Can we please stop saying "click here" in emails?

My coworker and I have a running joke about email copy. All too often we see the dreaded "click here" link in copy, and we always make it a point to send it to each other. For more information, click here.


So since it's everywhere, it must be best practice, right?


WRONG!!!!!!


It's actually the worst possible practice to use "click here" in email copy. And here's why:


“Click here” requires context.


You’re already getting sick of seeing it on this page, aren’t you? But it’s so much worse for people like myself with attention deficit problems.


When I receive marketing emails in my inbox, I never read them. I still remember sitting in on my first student-teacher evaluation with my parents where my teacher called me a "shallow reader," and "he has some problems focusing in class," and "he never does his homework!"


Where was I?


Oh yeah, our eyes naturally wander to look at things that are different. Links should stand out, so when people are skim-reading your email copy (as I'm inclined to believe most of us do), we tend to read past the text leading up to the links - and actually focus on the links themselves.


So if all I see is "click here to read more," I'm forced to actually read the paragraph to get some kind of context as to what I'm actually clicking on. And if more than one link in the email copy says "click here," I have to force myself to remember the context of each one.


Instead, if you write your links with unique and descriptive phrases, it takes all the extra work away from me, which I am much more appreciative of. After all, isn't about lowering the entry barrier for your consumer to such a point that even a 2 year old would know what to do?


Don't make it complicated.


“Click here” is too restrictive.


As any good marketer would know, it's important to check your analytics to see how you can optimize. For the majority of the clients I am working with, I often see more than 60% of the click-through rates come from mobile. Most of the people who open the emails I send out on behalf of my clients don't even use a mouse; they are busy in the field and are checking emails on their smartphone.


So by writing "click here," it ignores your mobile and tablet audience, and as voice recognition is becoming more prevalent, it's also ignoring that.


If you've spent a couple of hours crafting the perfect email, why would you give your audience the impression that your response, accessible and mobile-optimized email only works on desktops?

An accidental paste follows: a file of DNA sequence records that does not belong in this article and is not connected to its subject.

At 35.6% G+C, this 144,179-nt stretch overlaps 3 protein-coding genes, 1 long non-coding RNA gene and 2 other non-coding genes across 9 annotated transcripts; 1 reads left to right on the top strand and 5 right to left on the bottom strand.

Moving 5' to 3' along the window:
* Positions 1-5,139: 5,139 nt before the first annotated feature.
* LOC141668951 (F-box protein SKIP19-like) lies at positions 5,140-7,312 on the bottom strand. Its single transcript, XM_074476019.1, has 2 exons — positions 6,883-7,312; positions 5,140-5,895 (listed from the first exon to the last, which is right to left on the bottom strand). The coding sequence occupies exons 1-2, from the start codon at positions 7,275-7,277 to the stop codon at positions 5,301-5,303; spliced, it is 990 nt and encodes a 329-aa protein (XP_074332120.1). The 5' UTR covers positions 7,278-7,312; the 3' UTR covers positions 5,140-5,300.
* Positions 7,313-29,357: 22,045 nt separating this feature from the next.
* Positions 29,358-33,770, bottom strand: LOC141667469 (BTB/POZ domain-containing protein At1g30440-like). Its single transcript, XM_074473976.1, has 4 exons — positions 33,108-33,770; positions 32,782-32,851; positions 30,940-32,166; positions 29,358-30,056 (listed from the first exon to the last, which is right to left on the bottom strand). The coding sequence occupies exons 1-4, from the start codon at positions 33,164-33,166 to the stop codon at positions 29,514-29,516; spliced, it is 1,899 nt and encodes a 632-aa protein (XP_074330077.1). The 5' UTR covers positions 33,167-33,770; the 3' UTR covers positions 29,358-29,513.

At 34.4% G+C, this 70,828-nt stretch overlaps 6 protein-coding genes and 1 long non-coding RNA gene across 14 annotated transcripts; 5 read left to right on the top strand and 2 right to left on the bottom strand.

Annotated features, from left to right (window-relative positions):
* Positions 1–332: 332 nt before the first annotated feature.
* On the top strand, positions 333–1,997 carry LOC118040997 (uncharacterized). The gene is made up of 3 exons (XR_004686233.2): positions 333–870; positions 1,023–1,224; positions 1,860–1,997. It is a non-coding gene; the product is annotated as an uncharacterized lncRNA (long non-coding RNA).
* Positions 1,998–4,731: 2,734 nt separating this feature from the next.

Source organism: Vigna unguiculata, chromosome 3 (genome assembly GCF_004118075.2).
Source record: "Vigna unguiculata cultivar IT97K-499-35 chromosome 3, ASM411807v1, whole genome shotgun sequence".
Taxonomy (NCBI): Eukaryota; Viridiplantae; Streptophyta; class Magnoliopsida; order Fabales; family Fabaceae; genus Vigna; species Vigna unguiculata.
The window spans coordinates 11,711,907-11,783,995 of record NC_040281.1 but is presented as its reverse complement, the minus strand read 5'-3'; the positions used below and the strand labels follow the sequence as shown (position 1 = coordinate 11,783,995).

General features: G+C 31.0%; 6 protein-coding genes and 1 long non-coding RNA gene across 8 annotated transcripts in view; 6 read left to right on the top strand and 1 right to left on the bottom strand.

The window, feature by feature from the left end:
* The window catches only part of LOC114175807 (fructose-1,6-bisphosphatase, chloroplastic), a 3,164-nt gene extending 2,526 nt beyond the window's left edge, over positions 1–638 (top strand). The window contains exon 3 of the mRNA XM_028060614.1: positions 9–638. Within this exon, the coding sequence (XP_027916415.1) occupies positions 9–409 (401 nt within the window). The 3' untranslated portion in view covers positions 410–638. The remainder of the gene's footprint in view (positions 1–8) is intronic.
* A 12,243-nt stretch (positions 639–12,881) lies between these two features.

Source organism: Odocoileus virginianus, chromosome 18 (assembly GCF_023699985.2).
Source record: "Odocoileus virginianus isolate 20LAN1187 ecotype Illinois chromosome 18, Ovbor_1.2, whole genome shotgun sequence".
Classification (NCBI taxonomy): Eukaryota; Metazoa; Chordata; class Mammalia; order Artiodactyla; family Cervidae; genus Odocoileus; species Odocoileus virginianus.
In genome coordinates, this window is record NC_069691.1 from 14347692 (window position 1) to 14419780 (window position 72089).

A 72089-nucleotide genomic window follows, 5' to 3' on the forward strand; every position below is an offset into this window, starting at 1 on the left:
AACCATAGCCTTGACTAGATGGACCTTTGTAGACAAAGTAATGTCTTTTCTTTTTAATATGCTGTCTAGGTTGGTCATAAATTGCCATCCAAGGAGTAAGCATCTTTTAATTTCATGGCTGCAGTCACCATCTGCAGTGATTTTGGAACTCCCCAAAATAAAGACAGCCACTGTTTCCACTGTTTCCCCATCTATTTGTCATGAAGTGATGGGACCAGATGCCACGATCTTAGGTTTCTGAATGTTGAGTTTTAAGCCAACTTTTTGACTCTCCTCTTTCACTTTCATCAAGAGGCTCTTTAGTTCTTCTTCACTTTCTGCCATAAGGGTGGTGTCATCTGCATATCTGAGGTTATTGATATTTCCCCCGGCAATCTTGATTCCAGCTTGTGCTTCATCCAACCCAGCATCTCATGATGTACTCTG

“Click here” is patronizing.


It’s not about the journey, it’s about the destination. What will your reader find at your link? Describe the destination instead of dictating how they should get there. They know how to do that, using whatever device they have – which might not involve clicking.


The "click here" craze started in the mid-90s, when web designers started removing the underlines from links (mind blowing, I know). So if your links are distinct from your email copy, you should focus on that instead of writing bad copy to compensate for it.


Assuming your recipients can tell what a link is and what isn't, you do not have to tell them to click it. The interwebs have been a part of our professional lives for longer than I've been alive, and I can tell you even the grumpiest old technophobe would know what to do with a link.


How can you write better links without “click here”


The easiest way to write great links in your email copy is to simply use the name of the destination page. This also reassures your readers that they have arrived on the page they intended to reach, and haven’t gotten lost by accidentally clicking something else.


Consider these three versions of a sentence:


a. For more information about the website, click here.

b. For more information, visit the author’s website, Christianbaun.

c. For more information, visit the author’s website, Christianbaun.


The first example obviously offers the least amount of context. Who is providing the additional information? Where is this link taking the reader? I'm not sure 🤷‍♂️


In the second example, the copy links the word that describes the relationship to the destination site. But this doesn't ever the fundamental question of where the link goes. It doesn't provide enough context.


In the third example, it's descriptive and goes to the destination.

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